There’s something kinda sneaky going on in The Music Man.
After all, on one level it’s a celebration of early 20th-century small town life, a Victorian gingerbread world that seems to have been lifted directly from the Main Street U.S.A. portion of Disneyland and Walt Disney World.
It’s a place where the menfolk form barbershop quartets and sing on the street corners, where the ladies all make pies from scratch, and where the young people haven’t a clue about sex.
Except that composer-playwright Meredith Willson tosses into this agrarian Eden another quintessentially American character: the charming con artist.
First he convinces the townsfolk that their children’s souls are at risk (“Trouble...trouble right here in River City!”) from such evils as smoking, drinking, and billiard playing. Then Hill proposes as an antidote the creation of a marching band to keep the potential miscreants out of trouble.
Hill is only too willing to collect the money with which to buy instruments and uniforms. His plan, naturally, is to get out of town with the cash before anyone gets the wiser.
Of course he hadn’t counted on falling for Marian the Librarian (Shirley Jones), just about the only person in town who can see through him.
The Music Man (it became known as “the 76 Trombones musical” ) wants it both ways...and gets them. Raised in Mason City, Iowa, Meredith Willson was no stranger to the ways of country towns, and in this musical he both celebrates and satirizes them.
The citizens of River City are solid, sincere, genuinely good folk. They’re also gullible fools.
Harold Hill is a criminal, but one so seductive that you almost don’t regret the time you spent being conned by him.
Has any other beloved show been so ambivalent about the nature of the American character? All under the guise of giving us an all-American musical?
Like I said: sneaky.
Some Music Man trivia:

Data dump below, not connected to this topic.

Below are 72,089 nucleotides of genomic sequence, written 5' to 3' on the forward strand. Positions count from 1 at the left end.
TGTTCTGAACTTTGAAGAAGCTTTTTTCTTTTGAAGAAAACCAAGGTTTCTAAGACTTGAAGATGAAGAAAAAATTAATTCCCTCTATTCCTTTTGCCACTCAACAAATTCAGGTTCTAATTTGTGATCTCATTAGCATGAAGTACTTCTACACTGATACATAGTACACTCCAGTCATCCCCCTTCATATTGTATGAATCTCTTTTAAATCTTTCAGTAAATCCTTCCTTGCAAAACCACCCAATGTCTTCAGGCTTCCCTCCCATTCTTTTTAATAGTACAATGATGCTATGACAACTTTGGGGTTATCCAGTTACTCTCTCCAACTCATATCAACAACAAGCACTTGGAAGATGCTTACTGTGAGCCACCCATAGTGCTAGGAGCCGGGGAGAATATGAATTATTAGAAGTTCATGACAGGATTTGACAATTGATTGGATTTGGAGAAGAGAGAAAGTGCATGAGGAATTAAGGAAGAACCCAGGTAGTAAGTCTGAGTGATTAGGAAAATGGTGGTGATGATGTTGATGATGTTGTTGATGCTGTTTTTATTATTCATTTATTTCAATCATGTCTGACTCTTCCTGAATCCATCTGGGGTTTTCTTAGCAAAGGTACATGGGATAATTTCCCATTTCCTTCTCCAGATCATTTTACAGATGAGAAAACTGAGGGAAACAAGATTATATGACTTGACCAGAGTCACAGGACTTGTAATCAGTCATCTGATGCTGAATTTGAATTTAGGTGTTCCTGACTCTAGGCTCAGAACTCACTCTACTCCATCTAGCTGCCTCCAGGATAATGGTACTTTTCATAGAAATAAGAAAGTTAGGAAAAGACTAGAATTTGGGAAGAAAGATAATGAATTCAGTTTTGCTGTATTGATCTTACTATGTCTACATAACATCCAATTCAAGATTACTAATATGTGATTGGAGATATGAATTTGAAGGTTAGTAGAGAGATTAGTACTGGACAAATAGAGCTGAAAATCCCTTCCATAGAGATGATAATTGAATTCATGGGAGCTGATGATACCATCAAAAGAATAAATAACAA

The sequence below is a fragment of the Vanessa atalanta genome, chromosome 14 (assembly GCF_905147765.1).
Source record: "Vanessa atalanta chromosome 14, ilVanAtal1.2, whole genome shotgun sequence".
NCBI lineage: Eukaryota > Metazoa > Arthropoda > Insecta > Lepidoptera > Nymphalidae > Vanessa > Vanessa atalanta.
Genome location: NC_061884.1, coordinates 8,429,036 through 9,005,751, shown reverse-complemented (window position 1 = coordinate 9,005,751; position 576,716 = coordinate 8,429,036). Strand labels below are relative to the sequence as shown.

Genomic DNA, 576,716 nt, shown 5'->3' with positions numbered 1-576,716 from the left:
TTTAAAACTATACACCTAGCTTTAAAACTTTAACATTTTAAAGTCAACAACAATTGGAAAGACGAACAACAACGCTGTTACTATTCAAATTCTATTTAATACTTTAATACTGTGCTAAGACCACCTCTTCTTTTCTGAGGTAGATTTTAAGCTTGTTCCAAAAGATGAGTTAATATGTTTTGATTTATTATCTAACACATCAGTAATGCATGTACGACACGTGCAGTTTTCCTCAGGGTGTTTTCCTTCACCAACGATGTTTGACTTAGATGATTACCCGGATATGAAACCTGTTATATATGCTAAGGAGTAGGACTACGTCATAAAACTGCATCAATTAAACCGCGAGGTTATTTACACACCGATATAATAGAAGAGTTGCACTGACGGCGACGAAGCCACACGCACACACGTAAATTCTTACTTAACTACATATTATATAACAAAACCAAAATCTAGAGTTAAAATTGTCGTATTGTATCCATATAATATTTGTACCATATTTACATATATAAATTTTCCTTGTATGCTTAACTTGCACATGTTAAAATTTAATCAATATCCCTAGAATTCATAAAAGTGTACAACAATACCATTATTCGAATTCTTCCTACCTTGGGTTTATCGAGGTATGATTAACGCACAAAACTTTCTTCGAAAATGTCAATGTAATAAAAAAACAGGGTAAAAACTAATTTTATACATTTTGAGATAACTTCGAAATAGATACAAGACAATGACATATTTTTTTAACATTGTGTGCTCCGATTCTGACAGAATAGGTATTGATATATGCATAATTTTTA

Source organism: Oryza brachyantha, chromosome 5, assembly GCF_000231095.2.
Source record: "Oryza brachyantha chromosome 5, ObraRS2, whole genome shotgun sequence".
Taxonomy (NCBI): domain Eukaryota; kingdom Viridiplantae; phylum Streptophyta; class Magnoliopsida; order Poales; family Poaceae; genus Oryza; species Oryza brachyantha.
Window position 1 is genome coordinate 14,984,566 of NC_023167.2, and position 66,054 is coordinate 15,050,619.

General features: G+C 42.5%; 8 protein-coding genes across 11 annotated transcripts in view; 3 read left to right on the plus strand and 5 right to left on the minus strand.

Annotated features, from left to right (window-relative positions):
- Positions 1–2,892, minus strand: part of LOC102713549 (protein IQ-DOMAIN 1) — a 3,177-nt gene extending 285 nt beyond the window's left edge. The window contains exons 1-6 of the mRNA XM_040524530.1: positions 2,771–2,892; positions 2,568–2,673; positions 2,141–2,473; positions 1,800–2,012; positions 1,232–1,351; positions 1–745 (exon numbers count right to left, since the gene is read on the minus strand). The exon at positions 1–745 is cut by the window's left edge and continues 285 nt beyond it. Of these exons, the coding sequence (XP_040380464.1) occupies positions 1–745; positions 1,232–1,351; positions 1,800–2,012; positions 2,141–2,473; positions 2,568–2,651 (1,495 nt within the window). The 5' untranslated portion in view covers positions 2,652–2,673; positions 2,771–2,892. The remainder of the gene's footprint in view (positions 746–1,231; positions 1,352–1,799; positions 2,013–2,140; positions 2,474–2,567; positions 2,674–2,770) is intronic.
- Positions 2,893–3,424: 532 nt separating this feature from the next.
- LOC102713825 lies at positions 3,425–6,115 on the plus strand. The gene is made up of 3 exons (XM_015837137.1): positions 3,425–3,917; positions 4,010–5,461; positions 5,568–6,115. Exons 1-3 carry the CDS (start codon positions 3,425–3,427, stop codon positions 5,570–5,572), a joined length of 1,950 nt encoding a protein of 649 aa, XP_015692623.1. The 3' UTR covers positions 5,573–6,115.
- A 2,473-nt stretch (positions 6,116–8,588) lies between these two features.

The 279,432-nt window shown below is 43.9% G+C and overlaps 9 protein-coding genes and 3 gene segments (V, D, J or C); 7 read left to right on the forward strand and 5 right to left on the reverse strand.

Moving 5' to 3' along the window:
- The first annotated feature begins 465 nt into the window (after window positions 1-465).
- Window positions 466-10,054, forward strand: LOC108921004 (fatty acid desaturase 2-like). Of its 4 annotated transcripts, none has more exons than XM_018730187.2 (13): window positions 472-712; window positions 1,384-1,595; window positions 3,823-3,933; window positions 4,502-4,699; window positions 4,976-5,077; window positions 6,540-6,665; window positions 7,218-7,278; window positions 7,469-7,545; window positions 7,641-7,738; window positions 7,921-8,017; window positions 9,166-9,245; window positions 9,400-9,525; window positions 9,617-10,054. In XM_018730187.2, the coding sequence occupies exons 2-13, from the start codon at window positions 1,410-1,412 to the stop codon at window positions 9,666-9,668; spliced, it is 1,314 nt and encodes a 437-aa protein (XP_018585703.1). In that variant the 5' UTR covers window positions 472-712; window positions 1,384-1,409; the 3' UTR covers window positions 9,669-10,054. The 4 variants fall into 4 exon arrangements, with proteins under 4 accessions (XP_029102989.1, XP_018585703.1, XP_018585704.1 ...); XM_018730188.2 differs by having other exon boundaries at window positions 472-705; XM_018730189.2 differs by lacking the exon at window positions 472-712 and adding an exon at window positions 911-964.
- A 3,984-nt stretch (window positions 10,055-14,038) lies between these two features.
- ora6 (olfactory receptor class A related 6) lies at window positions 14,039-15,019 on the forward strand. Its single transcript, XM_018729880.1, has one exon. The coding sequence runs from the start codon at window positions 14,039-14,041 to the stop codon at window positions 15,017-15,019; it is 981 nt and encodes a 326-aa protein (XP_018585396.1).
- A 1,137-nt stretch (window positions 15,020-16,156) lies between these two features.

- Music Man won the 1957 Tony Award for Best Musical, beating West Side Story. Discuss among yourselves.
- Willson wrote 42 songs for the production, but cut 22 of them before opening.
- The Broadway cast album remained in the No. 1 slot on the Billboard charts for 12 weeks and was named Best Original Cast Album at the first Grammy Awards ceremony in 1958.
- Warner Bros. bigwigs wanted Frank Sinatra to play Harold Hill in the movie. Willson told them: “No Robert Preston, no movie.”
- One of the songs from the show, “Till There Was You,” was covered by the Beatles on their 1963 LP Meet the Beatles! Paul McCartney contributed the vocal.
- Shirley Jones was pregnant during filming, which required the costumers to regularly adjust her dresses to cover the baby bump. During her first kissing scene with Preston, the baby kicked so hard that the actor jumped back in alarm. Years later the baby, Patrick Cassidy, was introduced to Preston, who said: “We’ve already met.”
- Morton DaCosta, a veteran stage director, made his film directing debut with The Music Man. He had also staged the Broadway show, thus ensuring that the film was an unusually faithful reproduction of the stage production. He made only two other movies, neither particularly successful. One was the musical Mame (1974) with Lucille Ball, the other Island of Love (1963), a gangster comedy set in Greece starring Preston, Tony Randall, and Walter Matthau.
- For the movie’s final parade scene, Warner Bros. chief Jack L. Warner employed the marching band of the University of Southern California. The Olds Instrument Company in Fullerton, California specially built all the musical instruments in the production. Afterwards they were refurbished and sold by Olds. Buyers had no idea they were getting instruments featured in a major movie.
- The Music Man was the first film to sell to television for more than $1 million.
Other films in the series “Hollywood Homers”
Saturdays at 1:30 p.m.:
- July 7: The Music Man (1962) Not Rated
- July 14: That Touch of Mink (1962) Not Rated
- July 21: Ride the High Country (1962) Not Rated
- July 28: Birdman of Alcatraz (1962) Not Rated
Admission to these films is free.
About the Author
Robert W. Butler is a lifelong Kansas City area resident, a graduate of Shawnee Mission East High School and the William Allen White School of Journalism at the University of Kansas. For several decades he was the movie editor of the Kansas City Star; he now writes a movie-themed blog at butlerscinemascene.com. He joined the Library's Public Affairs team in 2012.